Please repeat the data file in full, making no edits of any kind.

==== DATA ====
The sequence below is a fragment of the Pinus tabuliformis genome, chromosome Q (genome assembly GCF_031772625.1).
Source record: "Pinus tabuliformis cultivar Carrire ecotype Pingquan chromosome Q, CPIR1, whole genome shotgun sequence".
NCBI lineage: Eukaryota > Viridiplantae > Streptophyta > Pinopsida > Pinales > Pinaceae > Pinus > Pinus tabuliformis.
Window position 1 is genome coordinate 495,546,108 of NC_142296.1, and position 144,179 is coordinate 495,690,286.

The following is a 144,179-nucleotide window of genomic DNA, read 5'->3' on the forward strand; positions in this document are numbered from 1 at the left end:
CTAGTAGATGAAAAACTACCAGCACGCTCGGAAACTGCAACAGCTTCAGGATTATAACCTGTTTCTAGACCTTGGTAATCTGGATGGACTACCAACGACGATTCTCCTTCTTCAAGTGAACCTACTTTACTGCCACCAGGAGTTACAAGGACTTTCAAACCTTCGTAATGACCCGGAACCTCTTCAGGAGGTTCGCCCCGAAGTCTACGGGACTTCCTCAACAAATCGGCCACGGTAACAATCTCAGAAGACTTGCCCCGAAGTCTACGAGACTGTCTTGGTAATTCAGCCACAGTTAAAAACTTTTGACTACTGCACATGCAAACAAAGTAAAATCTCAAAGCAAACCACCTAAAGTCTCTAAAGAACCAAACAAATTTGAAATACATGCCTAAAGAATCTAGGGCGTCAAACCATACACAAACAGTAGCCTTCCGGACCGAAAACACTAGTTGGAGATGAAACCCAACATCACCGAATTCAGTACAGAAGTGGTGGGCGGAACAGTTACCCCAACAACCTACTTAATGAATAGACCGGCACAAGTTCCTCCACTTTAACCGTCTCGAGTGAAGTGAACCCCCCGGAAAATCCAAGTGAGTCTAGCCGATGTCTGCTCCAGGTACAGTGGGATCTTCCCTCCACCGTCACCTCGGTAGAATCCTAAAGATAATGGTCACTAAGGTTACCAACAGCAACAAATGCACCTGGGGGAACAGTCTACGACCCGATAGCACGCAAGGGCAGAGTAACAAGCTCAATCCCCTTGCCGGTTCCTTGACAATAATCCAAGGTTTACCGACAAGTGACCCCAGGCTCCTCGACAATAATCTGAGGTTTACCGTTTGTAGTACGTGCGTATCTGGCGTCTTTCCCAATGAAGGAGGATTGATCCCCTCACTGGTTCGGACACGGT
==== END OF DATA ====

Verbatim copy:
The sequence below is a fragment of the Pinus tabuliformis genome, chromosome Q (genome assembly GCF_031772625.1).
Source record: "Pinus tabuliformis cultivar Carrire ecotype Pingquan chromosome Q, CPIR1, whole genome shotgun sequence".
NCBI lineage: Eukaryota > Viridiplantae > Streptophyta > Pinopsida > Pinales > Pinaceae > Pinus > Pinus tabuliformis.
Window position 1 is genome coordinate 495,546,108 of NC_142296.1, and position 144,179 is coordinate 495,690,286.

The following is a 144,179-nucleotide window of genomic DNA, read 5'->3' on the forward strand; positions in this document are numbered from 1 at the left end:
CTAGTAGATGAAAAACTACCAGCACGCTCGGAAACTGCAACAGCTTCAGGATTATAACCTGTTTCTAGACCTTGGTAATCTGGATGGACTACCAACGACGATTCTCCTTCTTCAAGTGAACCTACTTTACTGCCACCAGGAGTTACAAGGACTTTCAAACCTTCGTAATGACCCGGAACCTCTTCAGGAGGTTCGCCCCGAAGTCTACGGGACTTCCTCAACAAATCGGCCACGGTAACAATCTCAGAAGACTTGCCCCGAAGTCTACGAGACTGTCTTGGTAATTCAGCCACAGTTAAAAACTTTTGACTACTGCACATGCAAACAAAGTAAAATCTCAAAGCAAACCACCTAAAGTCTCTAAAGAACCAAACAAATTTGAAATACATGCCTAAAGAATCTAGGGCGTCAAACCATACACAAACAGTAGCCTTCCGGACCGAAAACACTAGTTGGAGATGAAACCCAACATCACCGAATTCAGTACAGAAGTGGTGGGCGGAACAGTTACCCCAACAACCTACTTAATGAATAGACCGGCACAAGTTCCTCCACTTTAACCGTCTCGAGTGAAGTGAACCCCCCGGAAAATCCAAGTGAGTCTAGCCGATGTCTGCTCCAGGTACAGTGGGATCTTCCCTCCACCGTCACCTCGGTAGAATCCTAAAGATAATGGTCACTAAGGTTACCAACAGCAACAAATGCACCTGGGGGAACAGTCTACGACCCGATAGCACGCAAGGGCAGAGTAACAAGCTCAATCCCCTTGCCGGTTCCTTGACAATAATCCAAGGTTTACCGACAAGTGACCCCAGGCTCCTCGACAATAATCTGAGGTTTACCGTTTGTAGTACGTGCGTATCTGGCGTCTTTCCCAATGAAGGAGGATTGATCCCCTCACTGGTTCGGACACGGT